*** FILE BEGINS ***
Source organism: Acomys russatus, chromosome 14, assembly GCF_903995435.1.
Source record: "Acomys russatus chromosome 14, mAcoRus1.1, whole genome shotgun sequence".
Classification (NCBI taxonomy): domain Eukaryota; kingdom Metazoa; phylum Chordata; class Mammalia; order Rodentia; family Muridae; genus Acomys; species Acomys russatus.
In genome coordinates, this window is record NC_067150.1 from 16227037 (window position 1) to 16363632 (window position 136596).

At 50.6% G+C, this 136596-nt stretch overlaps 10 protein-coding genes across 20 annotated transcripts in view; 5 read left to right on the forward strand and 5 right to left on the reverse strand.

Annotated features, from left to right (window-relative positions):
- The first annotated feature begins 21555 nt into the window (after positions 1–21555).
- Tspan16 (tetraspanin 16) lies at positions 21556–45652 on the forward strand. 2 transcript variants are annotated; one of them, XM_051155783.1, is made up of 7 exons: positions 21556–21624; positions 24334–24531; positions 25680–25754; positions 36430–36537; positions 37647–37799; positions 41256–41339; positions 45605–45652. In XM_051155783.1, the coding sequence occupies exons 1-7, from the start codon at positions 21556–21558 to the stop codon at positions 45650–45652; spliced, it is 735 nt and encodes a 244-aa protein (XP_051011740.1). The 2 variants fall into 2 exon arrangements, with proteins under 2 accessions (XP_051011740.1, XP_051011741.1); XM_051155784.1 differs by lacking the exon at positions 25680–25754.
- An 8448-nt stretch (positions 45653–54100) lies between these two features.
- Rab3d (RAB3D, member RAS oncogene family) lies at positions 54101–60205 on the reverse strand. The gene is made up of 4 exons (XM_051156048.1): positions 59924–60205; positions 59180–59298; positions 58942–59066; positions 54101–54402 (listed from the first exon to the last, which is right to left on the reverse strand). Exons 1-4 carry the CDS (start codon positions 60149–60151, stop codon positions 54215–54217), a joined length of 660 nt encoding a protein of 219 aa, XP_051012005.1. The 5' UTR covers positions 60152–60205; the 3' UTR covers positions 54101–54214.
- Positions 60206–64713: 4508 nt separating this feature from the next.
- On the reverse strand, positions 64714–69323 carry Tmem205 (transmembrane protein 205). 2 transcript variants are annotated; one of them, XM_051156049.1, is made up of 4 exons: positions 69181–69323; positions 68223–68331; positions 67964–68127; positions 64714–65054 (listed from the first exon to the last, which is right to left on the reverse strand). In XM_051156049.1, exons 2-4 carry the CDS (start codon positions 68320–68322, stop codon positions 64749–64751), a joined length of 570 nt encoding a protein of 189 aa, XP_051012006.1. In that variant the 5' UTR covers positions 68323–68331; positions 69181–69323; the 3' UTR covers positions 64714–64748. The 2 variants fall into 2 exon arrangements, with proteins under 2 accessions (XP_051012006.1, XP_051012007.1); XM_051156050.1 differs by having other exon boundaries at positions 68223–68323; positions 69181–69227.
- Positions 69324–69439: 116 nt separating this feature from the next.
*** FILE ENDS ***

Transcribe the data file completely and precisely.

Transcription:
Source organism: Acomys russatus, chromosome 14, assembly GCF_903995435.1.
Source record: "Acomys russatus chromosome 14, mAcoRus1.1, whole genome shotgun sequence".
Classification (NCBI taxonomy): domain Eukaryota; kingdom Metazoa; phylum Chordata; class Mammalia; order Rodentia; family Muridae; genus Acomys; species Acomys russatus.
In genome coordinates, this window is record NC_067150.1 from 16227037 (window position 1) to 16363632 (window position 136596).

At 50.6% G+C, this 136596-nt stretch overlaps 10 protein-coding genes across 20 annotated transcripts in view; 5 read left to right on the forward strand and 5 right to left on the reverse strand.

Annotated features, from left to right (window-relative positions):
- The first annotated feature begins 21555 nt into the window (after positions 1–21555).
- Tspan16 (tetraspanin 16) lies at positions 21556–45652 on the forward strand. 2 transcript variants are annotated; one of them, XM_051155783.1, is made up of 7 exons: positions 21556–21624; positions 24334–24531; positions 25680–25754; positions 36430–36537; positions 37647–37799; positions 41256–41339; positions 45605–45652. In XM_051155783.1, the coding sequence occupies exons 1-7, from the start codon at positions 21556–21558 to the stop codon at positions 45650–45652; spliced, it is 735 nt and encodes a 244-aa protein (XP_051011740.1). The 2 variants fall into 2 exon arrangements, with proteins under 2 accessions (XP_051011740.1, XP_051011741.1); XM_051155784.1 differs by lacking the exon at positions 25680–25754.
- An 8448-nt stretch (positions 45653–54100) lies between these two features.
- Rab3d (RAB3D, member RAS oncogene family) lies at positions 54101–60205 on the reverse strand. The gene is made up of 4 exons (XM_051156048.1): positions 59924–60205; positions 59180–59298; positions 58942–59066; positions 54101–54402 (listed from the first exon to the last, which is right to left on the reverse strand). Exons 1-4 carry the CDS (start codon positions 60149–60151, stop codon positions 54215–54217), a joined length of 660 nt encoding a protein of 219 aa, XP_051012005.1. The 5' UTR covers positions 60152–60205; the 3' UTR covers positions 54101–54214.
- Positions 60206–64713: 4508 nt separating this feature from the next.
- On the reverse strand, positions 64714–69323 carry Tmem205 (transmembrane protein 205). 2 transcript variants are annotated; one of them, XM_051156049.1, is made up of 4 exons: positions 69181–69323; positions 68223–68331; positions 67964–68127; positions 64714–65054 (listed from the first exon to the last, which is right to left on the reverse strand). In XM_051156049.1, exons 2-4 carry the CDS (start codon positions 68320–68322, stop codon positions 64749–64751), a joined length of 570 nt encoding a protein of 189 aa, XP_051012006.1. In that variant the 5' UTR covers positions 68323–68331; positions 69181–69323; the 3' UTR covers positions 64714–64748. The 2 variants fall into 2 exon arrangements, with proteins under 2 accessions (XP_051012006.1, XP_051012007.1); XM_051156050.1 differs by having other exon boundaries at positions 68223–68323; positions 69181–69227.
- Positions 69324–69439: 116 nt separating this feature from the next.